Well finally it was the time. 
For nearly a month and a half, protesting fast food workers have insisted that they were willing to do “whatever it takes” in order to earn union recognition and a higher wage. On Thursday, they demonstrated what that means.
Hundreds of workers across the United States engaged in non-violent acts of civil disobedience, risking arrest to demonstrate their commitment to boosting wages and working conditions. In Durham, N.C., 23 workers occupied a series of increasingly busy street intersections, sitting on the pavement and block traffic for an hour or so before moving on to the next location. Other workers chanted and danced around those who were obstructing traffic, as a drum line of supporters pounded away on their snare and bass drums.

All told, thousands of fast food workers across 150 U.S. cities walked off the job on Thursday. Hundreds of those workers–an estimated 436 of them, according to a public relations firm supporting the strikes–willfully committed civil disobedience as part of their protest, and were subsequently arrested by the police. A member of Congress who participated in one of the protests was also arrested.
In Durham, part of North Carolina’s prosperous and fast-growing Research Triangle, police arrested 26 protesters, including two campaign organizers and one attorney affiliated with the movement. Local police followed the city’s protest for upwards of three hours while making no arrests, even as workers sat in a series of increasingly busy intersections. Eventually, the protesters advanced to the corner of West Main Street and Great Jones Street, one of the busier intersections in downtown, where 23 workers wearing red arm bands sat down in the middle of the street. The police blocked off traffic around the intersection but did not advance on the protesters for about an hour and a half. Eventually, after additional officers arrived on the scene, the protesters in the street were ordered to disperse. When they did not comply after five minutes, the police began arresting them one at a time.
Overall, 19 employees were arrested in New York City, 42 in Detroit, 23 in Chicago, 11 in Little Rock and 10 in Las Vegas. As lunchtime began, demonstrators staged sit-ins outside of McDonald’s restaurants in every region of the country, including Atlanta, Boston, Charleston, Hartford, Miami and Philadelphia. 
In Wisconsin, police arrested Rep. Gwen Moore, a Democrat, as she stood with workers during a strike in Milwaukee.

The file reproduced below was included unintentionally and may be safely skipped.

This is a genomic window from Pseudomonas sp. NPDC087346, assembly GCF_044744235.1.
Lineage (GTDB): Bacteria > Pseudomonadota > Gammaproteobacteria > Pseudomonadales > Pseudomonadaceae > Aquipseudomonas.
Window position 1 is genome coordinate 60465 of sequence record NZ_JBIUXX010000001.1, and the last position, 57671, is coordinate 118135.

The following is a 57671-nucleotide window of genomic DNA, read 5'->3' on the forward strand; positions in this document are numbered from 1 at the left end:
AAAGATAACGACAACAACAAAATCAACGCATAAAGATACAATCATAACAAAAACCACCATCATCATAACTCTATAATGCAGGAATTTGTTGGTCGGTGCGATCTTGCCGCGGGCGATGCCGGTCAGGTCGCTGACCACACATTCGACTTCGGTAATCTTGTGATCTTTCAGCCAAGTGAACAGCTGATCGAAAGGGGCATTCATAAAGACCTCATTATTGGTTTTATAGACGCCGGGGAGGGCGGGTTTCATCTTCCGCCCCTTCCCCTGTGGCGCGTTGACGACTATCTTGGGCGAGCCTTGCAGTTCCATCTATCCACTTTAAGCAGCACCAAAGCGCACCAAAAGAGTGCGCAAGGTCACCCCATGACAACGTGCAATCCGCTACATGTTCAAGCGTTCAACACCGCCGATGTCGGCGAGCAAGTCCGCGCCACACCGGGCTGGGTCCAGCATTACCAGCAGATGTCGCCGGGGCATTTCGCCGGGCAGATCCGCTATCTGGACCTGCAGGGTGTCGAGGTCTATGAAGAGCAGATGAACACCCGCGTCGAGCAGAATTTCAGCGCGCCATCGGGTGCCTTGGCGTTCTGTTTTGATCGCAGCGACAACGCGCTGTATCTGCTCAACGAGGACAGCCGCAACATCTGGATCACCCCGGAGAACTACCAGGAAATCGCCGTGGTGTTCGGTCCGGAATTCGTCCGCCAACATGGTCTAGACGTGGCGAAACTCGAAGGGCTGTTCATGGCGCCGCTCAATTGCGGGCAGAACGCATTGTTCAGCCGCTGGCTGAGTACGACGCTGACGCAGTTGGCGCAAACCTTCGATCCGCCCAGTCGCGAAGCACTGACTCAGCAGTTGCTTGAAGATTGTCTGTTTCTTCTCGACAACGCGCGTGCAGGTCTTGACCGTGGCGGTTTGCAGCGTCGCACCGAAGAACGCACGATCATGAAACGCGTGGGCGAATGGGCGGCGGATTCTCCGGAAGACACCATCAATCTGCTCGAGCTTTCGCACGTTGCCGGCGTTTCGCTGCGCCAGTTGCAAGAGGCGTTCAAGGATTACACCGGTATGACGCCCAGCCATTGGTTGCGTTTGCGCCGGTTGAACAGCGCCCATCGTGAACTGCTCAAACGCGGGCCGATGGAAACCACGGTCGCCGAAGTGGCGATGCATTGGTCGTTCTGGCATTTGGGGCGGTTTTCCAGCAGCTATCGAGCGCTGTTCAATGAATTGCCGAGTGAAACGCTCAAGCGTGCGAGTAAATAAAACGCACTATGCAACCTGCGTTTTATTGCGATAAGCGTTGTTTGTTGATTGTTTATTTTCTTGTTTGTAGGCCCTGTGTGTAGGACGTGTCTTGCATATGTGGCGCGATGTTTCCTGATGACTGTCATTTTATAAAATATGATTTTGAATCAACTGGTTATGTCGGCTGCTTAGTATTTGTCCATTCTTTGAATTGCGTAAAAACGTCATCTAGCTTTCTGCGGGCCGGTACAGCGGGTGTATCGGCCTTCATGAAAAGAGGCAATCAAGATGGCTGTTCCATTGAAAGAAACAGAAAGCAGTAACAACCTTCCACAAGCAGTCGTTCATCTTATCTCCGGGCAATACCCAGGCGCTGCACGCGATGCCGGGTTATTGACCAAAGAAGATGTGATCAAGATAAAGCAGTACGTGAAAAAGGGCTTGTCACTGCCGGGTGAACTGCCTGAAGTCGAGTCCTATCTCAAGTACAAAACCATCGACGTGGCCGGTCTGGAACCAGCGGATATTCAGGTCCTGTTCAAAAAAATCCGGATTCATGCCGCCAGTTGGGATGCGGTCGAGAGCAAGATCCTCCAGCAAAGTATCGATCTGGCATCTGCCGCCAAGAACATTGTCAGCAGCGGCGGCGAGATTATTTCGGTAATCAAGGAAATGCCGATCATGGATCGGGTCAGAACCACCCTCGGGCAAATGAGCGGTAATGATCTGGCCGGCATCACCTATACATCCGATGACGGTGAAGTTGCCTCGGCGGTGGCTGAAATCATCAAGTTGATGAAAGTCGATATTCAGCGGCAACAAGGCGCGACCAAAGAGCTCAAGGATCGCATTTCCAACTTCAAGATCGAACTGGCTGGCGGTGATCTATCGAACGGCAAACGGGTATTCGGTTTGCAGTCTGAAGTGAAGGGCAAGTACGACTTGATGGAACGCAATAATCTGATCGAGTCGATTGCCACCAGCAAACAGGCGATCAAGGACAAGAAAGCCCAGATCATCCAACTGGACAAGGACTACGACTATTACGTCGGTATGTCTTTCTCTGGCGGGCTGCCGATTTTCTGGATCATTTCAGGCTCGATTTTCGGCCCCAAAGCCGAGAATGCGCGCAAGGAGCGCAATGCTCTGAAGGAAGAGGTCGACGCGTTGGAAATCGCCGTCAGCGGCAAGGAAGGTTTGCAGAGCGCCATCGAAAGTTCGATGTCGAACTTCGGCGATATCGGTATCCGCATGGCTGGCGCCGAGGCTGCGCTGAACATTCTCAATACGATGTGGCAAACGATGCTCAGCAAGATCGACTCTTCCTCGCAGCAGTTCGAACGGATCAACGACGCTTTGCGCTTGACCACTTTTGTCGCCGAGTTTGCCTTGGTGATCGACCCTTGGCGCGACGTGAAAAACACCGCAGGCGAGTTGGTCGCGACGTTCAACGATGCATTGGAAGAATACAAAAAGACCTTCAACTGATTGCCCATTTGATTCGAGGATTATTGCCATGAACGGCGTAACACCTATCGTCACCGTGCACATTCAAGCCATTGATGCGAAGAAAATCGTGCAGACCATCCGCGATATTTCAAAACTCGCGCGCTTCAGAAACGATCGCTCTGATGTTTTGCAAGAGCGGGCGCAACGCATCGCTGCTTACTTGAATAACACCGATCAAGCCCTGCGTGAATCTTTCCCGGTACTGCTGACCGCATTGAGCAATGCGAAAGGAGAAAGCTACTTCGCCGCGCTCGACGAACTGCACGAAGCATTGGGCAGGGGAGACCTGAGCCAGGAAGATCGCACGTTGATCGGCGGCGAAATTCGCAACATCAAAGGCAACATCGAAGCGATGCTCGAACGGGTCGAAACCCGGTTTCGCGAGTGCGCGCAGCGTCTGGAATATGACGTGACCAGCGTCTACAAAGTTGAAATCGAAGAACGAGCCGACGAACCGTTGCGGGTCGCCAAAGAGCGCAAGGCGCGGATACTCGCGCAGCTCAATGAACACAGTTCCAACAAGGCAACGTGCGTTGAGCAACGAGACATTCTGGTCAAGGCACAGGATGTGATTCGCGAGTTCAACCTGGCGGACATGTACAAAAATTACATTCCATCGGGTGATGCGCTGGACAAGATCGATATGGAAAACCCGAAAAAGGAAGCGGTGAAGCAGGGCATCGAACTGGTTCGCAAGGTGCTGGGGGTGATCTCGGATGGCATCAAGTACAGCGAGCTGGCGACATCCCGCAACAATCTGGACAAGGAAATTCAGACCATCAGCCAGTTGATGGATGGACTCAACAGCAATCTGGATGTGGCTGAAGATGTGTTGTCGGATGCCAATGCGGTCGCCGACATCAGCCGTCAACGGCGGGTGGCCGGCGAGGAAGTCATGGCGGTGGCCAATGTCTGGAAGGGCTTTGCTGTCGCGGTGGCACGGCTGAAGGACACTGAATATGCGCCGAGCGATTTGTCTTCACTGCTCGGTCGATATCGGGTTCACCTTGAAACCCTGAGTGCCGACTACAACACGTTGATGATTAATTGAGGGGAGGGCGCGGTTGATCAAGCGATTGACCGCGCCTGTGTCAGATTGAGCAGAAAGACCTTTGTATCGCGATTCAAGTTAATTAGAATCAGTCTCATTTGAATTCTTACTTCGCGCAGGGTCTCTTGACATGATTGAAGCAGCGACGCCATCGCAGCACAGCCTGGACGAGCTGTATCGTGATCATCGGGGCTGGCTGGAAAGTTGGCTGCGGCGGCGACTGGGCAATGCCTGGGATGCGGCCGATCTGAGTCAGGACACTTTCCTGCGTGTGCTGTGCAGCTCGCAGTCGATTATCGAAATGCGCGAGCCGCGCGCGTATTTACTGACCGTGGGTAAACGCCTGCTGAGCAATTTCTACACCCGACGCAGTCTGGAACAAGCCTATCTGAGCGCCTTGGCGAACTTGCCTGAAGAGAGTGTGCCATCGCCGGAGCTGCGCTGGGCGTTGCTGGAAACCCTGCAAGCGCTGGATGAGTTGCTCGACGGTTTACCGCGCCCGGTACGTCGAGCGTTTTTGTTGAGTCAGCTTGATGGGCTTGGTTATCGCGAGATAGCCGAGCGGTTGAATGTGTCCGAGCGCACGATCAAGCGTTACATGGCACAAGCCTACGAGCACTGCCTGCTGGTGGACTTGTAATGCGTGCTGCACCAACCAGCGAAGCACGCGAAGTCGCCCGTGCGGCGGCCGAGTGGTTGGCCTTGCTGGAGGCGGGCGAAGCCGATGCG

The 19 cooks and cashiers first detained in New York City’s Times Square had gathered before dawn and were arrested for blocking traffic. The movement — aimed primarily against McDonald’s, Burger King, Wendy’s and KFC — continued to spread throughout the day.
None of the workers resisted arrest. Some smiled as the police marched them to waiting cruisers. Other protesters, standing on the sidewalk, cheered with each new arrest.
The executive director of the National Council of Chain Restaurants (NCRR), Rob Green, called the strikes “disturbing” and “irresponsible.” Such actions place restaurant workers and their customers in danger of physical harm, he said.
“The activities being coordinated, financed and facilitated by labor unions – desperate for new membership dues – accomplish absolutely nothing,” Green said in a statement on Thursday. NCRR exclusively represents chain restaurant companies. 
Fast food workers have repeatedly vowed to take whatever measures are necessary in order to win a $15 hourly wage and union rights, a rallying cry they deemed “Fight for 15.”
By late Thursday morning, the largest action appeared to be at Times Square, where a sit-in outside a McDonalds in the Big Apple’s famed theatre district started at 7 a.m. and netted nearly 20 arrests by the morning’s end, according to witnesses; one onlooker there, the Guardian reported, said hundreds were outside of the Times Square McDonalds by 6:30 a.m., and similar actions were planned for later in the day across NYC.

In all instances, protesters have been causing a commotion in hopes of raising awareness of their intent to set a $15 minimum wage for industry workers across the board. Last year, a report from the National Employment Law Project revealed that the median hourly wage for cooks, cashiers and crews at these restaurants is $8.94.
Terrence Wise, a Burger King worker from Oakland, California, told the Huffington Post ahead of this week’s demonstrations that the latest round of protests comes after fast food employees voted earlier this year to continue fighting for better conditions.

Protesters demanding higher wages and unionization for fast food workers march near Times Square on September 4, 2014 in New York City.(AFP Photo / Andrew Burton)


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